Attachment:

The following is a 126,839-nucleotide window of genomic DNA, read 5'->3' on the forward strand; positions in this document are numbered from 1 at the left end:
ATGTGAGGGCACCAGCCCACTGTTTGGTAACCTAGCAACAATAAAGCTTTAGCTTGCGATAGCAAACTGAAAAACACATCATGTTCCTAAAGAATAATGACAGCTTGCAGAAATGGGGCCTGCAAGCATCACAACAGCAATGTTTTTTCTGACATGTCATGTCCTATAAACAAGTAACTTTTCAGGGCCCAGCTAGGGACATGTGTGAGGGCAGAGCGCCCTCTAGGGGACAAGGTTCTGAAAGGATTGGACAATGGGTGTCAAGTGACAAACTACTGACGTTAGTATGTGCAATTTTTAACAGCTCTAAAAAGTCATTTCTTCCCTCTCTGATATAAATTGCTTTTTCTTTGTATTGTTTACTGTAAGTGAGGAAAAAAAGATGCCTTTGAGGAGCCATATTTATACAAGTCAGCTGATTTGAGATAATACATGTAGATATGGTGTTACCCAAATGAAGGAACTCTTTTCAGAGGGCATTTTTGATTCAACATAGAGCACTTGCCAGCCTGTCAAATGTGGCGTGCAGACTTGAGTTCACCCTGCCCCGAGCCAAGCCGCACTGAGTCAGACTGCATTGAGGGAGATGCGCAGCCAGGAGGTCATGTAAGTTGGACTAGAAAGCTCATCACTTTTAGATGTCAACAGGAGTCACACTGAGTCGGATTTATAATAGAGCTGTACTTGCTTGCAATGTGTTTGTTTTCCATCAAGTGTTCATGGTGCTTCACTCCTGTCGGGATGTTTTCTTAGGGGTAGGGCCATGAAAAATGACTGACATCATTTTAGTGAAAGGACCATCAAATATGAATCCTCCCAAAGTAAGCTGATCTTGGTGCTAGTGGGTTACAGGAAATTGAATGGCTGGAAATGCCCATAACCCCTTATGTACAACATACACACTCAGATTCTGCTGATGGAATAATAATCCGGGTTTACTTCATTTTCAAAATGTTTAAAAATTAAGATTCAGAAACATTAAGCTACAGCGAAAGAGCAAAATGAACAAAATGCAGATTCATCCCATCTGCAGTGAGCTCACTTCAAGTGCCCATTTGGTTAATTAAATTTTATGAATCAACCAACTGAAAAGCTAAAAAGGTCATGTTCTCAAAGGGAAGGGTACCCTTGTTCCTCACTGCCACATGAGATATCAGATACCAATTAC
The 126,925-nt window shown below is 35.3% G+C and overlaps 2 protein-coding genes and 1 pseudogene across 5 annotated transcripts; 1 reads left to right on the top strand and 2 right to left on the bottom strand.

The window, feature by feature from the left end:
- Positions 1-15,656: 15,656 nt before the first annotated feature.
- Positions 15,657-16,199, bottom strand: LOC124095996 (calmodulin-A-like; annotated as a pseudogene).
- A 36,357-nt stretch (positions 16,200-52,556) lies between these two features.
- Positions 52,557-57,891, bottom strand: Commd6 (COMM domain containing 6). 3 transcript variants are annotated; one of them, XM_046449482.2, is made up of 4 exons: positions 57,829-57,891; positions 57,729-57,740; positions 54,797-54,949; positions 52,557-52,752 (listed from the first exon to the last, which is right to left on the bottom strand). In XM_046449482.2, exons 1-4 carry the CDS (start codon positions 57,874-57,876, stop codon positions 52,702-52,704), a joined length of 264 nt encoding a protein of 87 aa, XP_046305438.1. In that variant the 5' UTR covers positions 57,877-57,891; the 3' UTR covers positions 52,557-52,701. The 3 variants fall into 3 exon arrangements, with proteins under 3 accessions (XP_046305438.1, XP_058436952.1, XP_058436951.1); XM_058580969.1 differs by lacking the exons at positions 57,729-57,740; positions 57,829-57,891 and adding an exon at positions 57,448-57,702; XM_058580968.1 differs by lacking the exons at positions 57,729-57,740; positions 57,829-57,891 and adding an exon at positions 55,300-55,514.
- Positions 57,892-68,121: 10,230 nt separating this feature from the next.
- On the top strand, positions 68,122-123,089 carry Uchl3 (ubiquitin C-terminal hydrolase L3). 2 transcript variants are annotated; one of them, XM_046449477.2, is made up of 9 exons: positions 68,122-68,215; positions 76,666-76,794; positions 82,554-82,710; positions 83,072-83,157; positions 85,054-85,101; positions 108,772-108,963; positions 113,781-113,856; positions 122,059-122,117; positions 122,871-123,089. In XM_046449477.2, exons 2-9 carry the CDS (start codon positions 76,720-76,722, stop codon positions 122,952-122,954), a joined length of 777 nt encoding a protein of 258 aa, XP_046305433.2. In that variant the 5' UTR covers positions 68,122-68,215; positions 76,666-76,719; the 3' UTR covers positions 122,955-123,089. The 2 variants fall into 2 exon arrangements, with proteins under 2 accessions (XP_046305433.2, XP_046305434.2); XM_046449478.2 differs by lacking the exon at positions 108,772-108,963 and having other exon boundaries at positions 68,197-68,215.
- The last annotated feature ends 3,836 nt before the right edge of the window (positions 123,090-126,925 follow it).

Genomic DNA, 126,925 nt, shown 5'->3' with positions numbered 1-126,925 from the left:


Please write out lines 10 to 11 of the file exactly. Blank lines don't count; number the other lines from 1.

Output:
- On the top strand, positions 68,122-123,089 carry Uchl3 (ubiquitin C-terminal hydrolase L3). 2 transcript variants are annotated; one of them, XM_046449477.2, is made up of 9 exons: positions 68,122-68,215; positions 76,666-76,794; positions 82,554-82,710; positions 83,072-83,157; positions 85,054-85,101; positions 108,772-108,963; positions 113,781-113,856; positions 122,059-122,117; positions 122,871-123,089. In XM_046449477.2, exons 2-9 carry the CDS (start codon positions 76,720-76,722, stop codon positions 122,952-122,954), a joined length of 777 nt encoding a protein of 258 aa, XP_046305433.2. In that variant the 5' UTR covers positions 68,122-68,215; positions 76,666-76,719; the 3' UTR covers positions 122,955-123,089. The 2 variants fall into 2 exon arrangements, with proteins under 2 accessions (XP_046305433.2, XP_046305434.2); XM_046449478.2 differs by lacking the exon at positions 108,772-108,963 and having other exon boundaries at positions 68,197-68,215.
- The last annotated feature ends 3,836 nt before the right edge of the window (positions 123,090-126,925 follow it).